ajames

Contributing writer for The Artifice.

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    Literature and Film

    With film adaptations of novels on the rise and a consistent genre to bring in money, have authors begun to tailor their writing to aid a future screenwriter who is adapting their novel? That is, are authors sacrificing the art of language to create literary worlds in order to create a "safe" cinematic novel?

    • I'd agree this is happening to some authors. I'm sure new writers like myself are too worried about being accepted that they tailor their writing so it's easier to accept, in this case for screenplays. I'd say it almost goes farther than that as I commented on another article that writers are dumbing down their word play so the average reader won't lose interest. Readers and screenplay adapters alike don't want to spend a lot of time sitting there trying to figure out what it all really means, they just want to get to the end... Authors are pressured to be accessible to the less literary to maximize profit. – Slaidey 5 years ago
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    • I would agree that this does happen, but I do not know if it is entirely a bad thing. One example that comes to mind is the film/book My Sister's Keeper. The ending in the book changes when the plot is put to film drastically, where the opposite sister lives. I feel as if the author could have made this choice to offer her readers of the story an alternate ending, so that those who preferred the "other" sister that passed in the novel can have her live, too. – kathleensumpton 5 years ago
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    • I agree as well that literature's structure has changed after the arrival of film and not necessarily for the better. At least from the twentieth century onward, the majority of books are no longer full of lengthy prose and have instead become clipped or "dumbed down" for the sake of directness towards the reader. As was the case with Ernest Hemingway, writers who embody this style are more likely to be considered movie-friendly by directors and producers since their work resembles that of a screenplay and thus easier to market as a product; even at the expense of another writer's own creativity who might have preferred writing in that lengthiness if they weren't pressured to attract film prospects. – dsoumilas 5 years ago
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    • I do believe that is the case for present writers. they make sure to edit, rewrite or exclude from their novels, brilliant ideas. This is causing for a deterioration and standardization of novels, a.k.a "We already know how it ends". Plot twists are becoming more predictable by trying to become more unpredictable. All writers ought to remember, they are artists first. – Priskiller 5 years ago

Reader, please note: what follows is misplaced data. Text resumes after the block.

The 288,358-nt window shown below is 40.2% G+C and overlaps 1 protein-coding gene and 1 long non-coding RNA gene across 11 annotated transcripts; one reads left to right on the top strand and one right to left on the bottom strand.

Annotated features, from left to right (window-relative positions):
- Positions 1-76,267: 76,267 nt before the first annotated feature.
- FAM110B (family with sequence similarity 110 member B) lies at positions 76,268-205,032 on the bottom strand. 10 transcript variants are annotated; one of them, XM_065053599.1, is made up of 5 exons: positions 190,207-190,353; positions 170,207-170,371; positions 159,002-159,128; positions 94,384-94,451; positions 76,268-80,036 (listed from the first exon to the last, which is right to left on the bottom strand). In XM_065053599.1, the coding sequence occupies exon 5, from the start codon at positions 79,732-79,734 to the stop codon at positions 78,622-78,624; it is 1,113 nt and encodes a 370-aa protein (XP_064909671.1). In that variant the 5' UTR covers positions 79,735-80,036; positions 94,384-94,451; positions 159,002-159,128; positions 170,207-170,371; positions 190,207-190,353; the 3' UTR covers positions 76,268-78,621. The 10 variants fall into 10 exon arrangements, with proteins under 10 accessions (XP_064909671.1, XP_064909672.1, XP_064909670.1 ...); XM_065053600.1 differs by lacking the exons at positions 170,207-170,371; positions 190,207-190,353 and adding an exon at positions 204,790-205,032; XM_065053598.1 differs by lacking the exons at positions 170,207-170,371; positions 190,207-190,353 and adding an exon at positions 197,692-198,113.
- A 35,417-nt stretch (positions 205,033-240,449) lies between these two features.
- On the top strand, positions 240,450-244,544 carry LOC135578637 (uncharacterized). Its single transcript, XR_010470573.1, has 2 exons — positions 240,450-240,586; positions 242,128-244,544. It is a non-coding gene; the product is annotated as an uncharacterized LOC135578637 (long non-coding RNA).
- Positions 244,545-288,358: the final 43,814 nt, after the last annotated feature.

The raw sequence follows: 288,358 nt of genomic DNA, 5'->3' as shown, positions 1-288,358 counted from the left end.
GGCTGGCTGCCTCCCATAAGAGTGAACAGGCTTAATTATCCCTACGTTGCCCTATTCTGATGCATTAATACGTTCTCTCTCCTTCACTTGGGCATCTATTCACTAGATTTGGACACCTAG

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    • Yes some writers dumb down their work, but I wouldn't blame movies. I'd blame the desire to be rich and famous and "follow the heard" mentality. Some write but some just want to make money. And then there's the creative writing workshops and some of the "writers" that come out and say one should cut practically everything out of the story. Those fancy irrelevant details? Cut them out. Purple prose? Exterminate it. Keep it short and simple. And these are workshops for writers. Naturally I disagree. If that were the standard, Chaucer's books as well as the Beowulf manuscript should be burned because they're too playful with language. Clearly Dickens and Dostoyevsky are shlekht writers because they don't cut enough out of their prose. Too extravagant, too long and dull. And this attitude I've seen from fellow writers who come out of workshops. Not 100% of the time but still. I hear the underlining message. We must also remember however, we are not the Victorians whose vocabulary utilized way too many Latin-root words. One kan be artistick and still be kreativ. See what I mean. One kan still play with language. I'm doing it reight now, by changing die spelling of serten words. My main belief is it is the desire to be wealthy and the fact that we do not educate vocabulary well enough. But then again I'd rather use more stronge Germanic words, than Latin root words. I believ that secretly people want to be challenged. Not socially but linguistically. If a person complains about a book having to many big words, install on their phone Merriam Webster dictionary for them, so that way they kan't put a book down because it hath too many big and groB words. Blame not Film and Video games. They are merely other forms of telling brilliant stories. Our attentions are spread out all over the place. We have never in human history had so many fun things to doen. Books should be fun and exciting and that is a value that teachers and parents should instill in readers. – Starvix Draxon 5 years ago
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    Latest Comments

    It’s nice to know that this focuses on the writer himself rather than the mere act of writing the novel itself. Like the article points out, often the authors are somehow connected to the novels that they write. To see that this is far from the case and that writing is an art form just like anything else rather than just describing your feelings is something that film has yet to truly emphasize.

    The End of The Tour: The Loneliness of the Long-Form Writer

    this is a great anaylsis!

    Tangled: The Seven Standards of Disney

    this is a great psychoanalysis of Captain America, I feel that there is so much left out. You merely go through the symptoms and mention one scene and that’s it. I feel this would be a much stronger piece if perhaps you focused on one aspect and analyzed it through all his appearances?

    Captain America: A Case Study in Depression